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Rancho Santa Fe scientist elected to Royal Swedish Academy of Sciences

Gerald-Joyce large.jpg
Gerald Joyce
(Joe Belcovson)

When Rancho Santa Fe resident Gerald Joyce studies the origins of life on Earth, he doesn’t need to climb into a time machine. Instead, he can learn about the mechanisms of life forms dating back billions of years from the contents of a test tube in his lab at the Salk Institute in La Jolla.

Joyce, a professor in the field of in vitro evolution, studies the building blocks of life, specifically, RNA or ribonucleic acid, molecules that can replicate themselves in a test tube, and even carry out Darwinian evolution by mutating and adapting to their environment.

For his work as a pioneer in studying the origins of life, Joyce was elected in June to the Royal Swedish Academy of Sciences, which counts among its members 460 Swedish scientists and 175 foreign researchers, which he called a “great honor.”

“I have deep respect for that institution, which was founded almost 300 years ago and has been a beacon for scientific quality and international scientific collaboration,” Joyce wrote in an email. “I’ve lectured at the “KVA” (Royal Swedish Academy) five times and look forward to returning there for the first time as a foreign member. One of my most memorable visits was in 2009 to give a public lecture on the occasion of the 200th anniversary of the birth of Charles Darwin.”

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Salk Institute President Rusty Gage congratulated Joyce in a prepared statement. “Jerry’s contributions to our understanding of the origins of life, and to the evolution of the molecules that sustain it - DNA and RNA - are immeasurable,” Gage said. “We could not be happier about his well-deserved election to the Royal Swedish Academy of Sciences as a foreign member.”

Joyce, 62, has been a professor at Salk for two years. Previously, he was a professor at the Scripps Research Institute. He earned both his doctorate in chemistry and a medical degree at UC San Diego, and performed his doctoral research at Salk.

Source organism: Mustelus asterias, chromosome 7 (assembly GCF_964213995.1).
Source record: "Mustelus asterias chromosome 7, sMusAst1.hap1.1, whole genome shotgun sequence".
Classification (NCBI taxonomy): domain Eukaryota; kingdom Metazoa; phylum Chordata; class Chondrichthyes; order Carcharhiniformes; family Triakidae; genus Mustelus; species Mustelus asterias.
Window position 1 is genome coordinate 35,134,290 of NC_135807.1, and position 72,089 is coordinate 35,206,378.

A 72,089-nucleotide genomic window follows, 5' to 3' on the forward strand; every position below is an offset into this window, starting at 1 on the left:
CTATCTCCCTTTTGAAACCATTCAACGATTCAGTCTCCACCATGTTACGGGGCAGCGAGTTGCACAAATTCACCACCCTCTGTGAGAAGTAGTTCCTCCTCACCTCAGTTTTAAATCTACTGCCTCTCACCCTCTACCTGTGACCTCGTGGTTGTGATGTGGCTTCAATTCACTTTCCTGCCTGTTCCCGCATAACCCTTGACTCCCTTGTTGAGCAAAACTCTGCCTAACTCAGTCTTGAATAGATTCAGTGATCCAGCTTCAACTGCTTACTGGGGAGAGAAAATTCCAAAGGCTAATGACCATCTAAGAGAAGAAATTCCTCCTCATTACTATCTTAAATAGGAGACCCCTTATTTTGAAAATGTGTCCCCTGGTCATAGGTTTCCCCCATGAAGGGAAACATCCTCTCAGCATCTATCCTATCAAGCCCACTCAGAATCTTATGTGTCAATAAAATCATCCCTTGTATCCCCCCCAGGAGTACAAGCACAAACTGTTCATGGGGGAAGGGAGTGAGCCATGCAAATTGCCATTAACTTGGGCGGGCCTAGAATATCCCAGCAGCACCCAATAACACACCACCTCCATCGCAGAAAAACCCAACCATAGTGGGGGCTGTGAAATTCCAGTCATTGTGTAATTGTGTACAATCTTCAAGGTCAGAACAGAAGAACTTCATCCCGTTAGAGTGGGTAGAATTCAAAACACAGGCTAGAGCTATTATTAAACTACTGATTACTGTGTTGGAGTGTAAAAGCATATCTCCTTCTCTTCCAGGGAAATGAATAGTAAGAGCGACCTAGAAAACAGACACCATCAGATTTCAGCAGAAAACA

RNA is believed by scientists to be among the earliest forms of life on earth, predating DNA, or deoxyribonucleic acid, said Joyce. By gaining a better understanding of those origins, he said, researchers hope to develop new molecules that can disrupt or cure diseases, or tackle other challenges, from growing a better tomato to fighting climate change.

“You can use that technology to make desirable molecules,” Joyce said.

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In seeking to understand and replicate the processes that led to life on Earth, Joyce is wading into an area that remains controversial, even among scientists — what does it mean to be alive? Joyce said most scientists would agree on a key characteristic of living systems, “They are capable of undergoing Darwinian evolution.”

That means molecules containing genetic information that can evolve through mutation, natural selection and reproduction. Those molecules that are best suited to their environment replicate the most, while those that adapt poorly are less likely to reproduce, he said.

“That’s basically the game. That’s evolution,” Joyce said.

Joyce and his colleagues achieved evolution of molecules in the test tube about a decade ago, and the resulting publicity included a front-page story in the New York Times.

In those earlier experiments, the molecules contained a relatively small amount of genetic information, and were able to replicate themselves. The next step, he said, is to create molecules that can, through evolution, achieve new functions, which he called “open ended evolution.”

That type of evolution happened on the planet, leading to life as we know it today, he said. Joyce and his fellow researchers at Salk are now attempting to create a system so powerful that it creates new functions, much like the evolutionary processes that have occurred in nature. That task will involve molecules containing a larger amount of genetic information.

In addition to his work at Salk, Joyce is also director of the Genomics Institute of the Novartis Research Foundation, or GNF, which is also in La Jolla.

In that capacity, he oversees a staff of 550 people working on discovering new drugs. The institute’s work has led to U.S. Food and Drug Administration approval of four drugs, including one that treats a form of multiple sclerosis, which previously had no treatment.

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Joyce often splits his day between Salk and GNF, a trip he said he can make in about eight minutes without speeding.

Both jobs are immensely satisfying, he said. “It’s a privilege to be able to do both,” he said, but admitted he doesn’t get a lot of sleep.

Joyce and his wife, Nancy McTigue, have lived in Rancho Santa Fe since 2002. The couple, who met in medical school, have two grown children. McTigue, a psychiatrist, closed her practice in 2007 to focus on painting, and she is a member of the Rancho Santa Fe Art Guild. Joyce and McTigue were married at the Salk Institute, which is famed for its architecture as well as its scientific achievements.


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